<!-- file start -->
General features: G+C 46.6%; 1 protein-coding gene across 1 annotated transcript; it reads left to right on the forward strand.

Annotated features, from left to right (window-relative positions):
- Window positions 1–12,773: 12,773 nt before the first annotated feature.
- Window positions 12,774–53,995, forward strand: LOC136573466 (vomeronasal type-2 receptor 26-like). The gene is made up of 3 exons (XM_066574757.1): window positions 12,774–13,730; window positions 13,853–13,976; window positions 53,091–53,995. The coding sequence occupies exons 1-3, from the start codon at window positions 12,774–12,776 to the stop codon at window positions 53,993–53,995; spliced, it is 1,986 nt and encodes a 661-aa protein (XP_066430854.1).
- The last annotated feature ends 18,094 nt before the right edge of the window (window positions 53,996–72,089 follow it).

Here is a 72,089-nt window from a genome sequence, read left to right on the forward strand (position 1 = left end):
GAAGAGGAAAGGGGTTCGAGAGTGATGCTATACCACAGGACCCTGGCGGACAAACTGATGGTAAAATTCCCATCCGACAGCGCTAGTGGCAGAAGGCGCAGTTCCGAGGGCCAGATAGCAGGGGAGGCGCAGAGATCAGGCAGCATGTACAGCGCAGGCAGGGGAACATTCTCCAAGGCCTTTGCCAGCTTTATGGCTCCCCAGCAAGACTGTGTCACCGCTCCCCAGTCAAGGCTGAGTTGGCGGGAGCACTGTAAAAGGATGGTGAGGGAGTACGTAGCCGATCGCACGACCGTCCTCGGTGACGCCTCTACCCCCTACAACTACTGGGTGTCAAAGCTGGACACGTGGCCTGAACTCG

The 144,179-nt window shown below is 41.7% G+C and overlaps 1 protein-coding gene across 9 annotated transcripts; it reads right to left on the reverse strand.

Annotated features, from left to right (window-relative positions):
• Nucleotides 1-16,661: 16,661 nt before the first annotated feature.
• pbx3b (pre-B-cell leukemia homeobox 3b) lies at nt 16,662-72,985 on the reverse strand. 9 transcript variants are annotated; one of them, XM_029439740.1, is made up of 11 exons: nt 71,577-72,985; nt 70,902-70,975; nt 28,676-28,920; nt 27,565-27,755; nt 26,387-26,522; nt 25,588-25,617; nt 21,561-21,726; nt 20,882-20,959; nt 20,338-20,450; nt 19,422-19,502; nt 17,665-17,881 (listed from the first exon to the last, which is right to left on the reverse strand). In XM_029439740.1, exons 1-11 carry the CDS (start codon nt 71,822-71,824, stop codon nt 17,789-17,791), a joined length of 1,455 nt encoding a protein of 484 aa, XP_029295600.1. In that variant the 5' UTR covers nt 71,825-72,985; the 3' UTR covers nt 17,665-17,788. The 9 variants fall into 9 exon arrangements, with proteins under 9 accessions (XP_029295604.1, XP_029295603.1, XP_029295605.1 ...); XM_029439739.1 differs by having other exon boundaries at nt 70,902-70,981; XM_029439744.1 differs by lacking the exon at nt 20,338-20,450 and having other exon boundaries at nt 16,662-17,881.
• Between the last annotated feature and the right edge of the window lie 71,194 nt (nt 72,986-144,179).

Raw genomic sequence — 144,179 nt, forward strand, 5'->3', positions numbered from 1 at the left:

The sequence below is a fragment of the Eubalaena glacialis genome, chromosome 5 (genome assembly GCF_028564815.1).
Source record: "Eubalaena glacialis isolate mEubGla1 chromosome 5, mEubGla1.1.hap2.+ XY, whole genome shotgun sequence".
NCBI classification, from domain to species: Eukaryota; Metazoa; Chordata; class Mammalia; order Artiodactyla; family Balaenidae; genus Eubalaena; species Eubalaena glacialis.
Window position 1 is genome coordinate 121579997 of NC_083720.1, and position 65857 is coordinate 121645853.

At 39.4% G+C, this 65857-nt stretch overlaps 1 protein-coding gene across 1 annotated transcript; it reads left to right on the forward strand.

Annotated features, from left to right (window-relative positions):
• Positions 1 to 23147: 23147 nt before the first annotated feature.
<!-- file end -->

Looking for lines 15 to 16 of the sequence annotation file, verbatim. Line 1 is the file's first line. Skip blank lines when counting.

Source record: "Eubalaena glacialis isolate mEubGla1 chromosome 5, mEubGla1.1.hap2.+ XY, whole genome shotgun sequence".
NCBI classification, from domain to species: Eukaryota; Metazoa; Chordata; class Mammalia; order Artiodactyla; family Balaenidae; genus Eubalaena; species Eubalaena glacialis.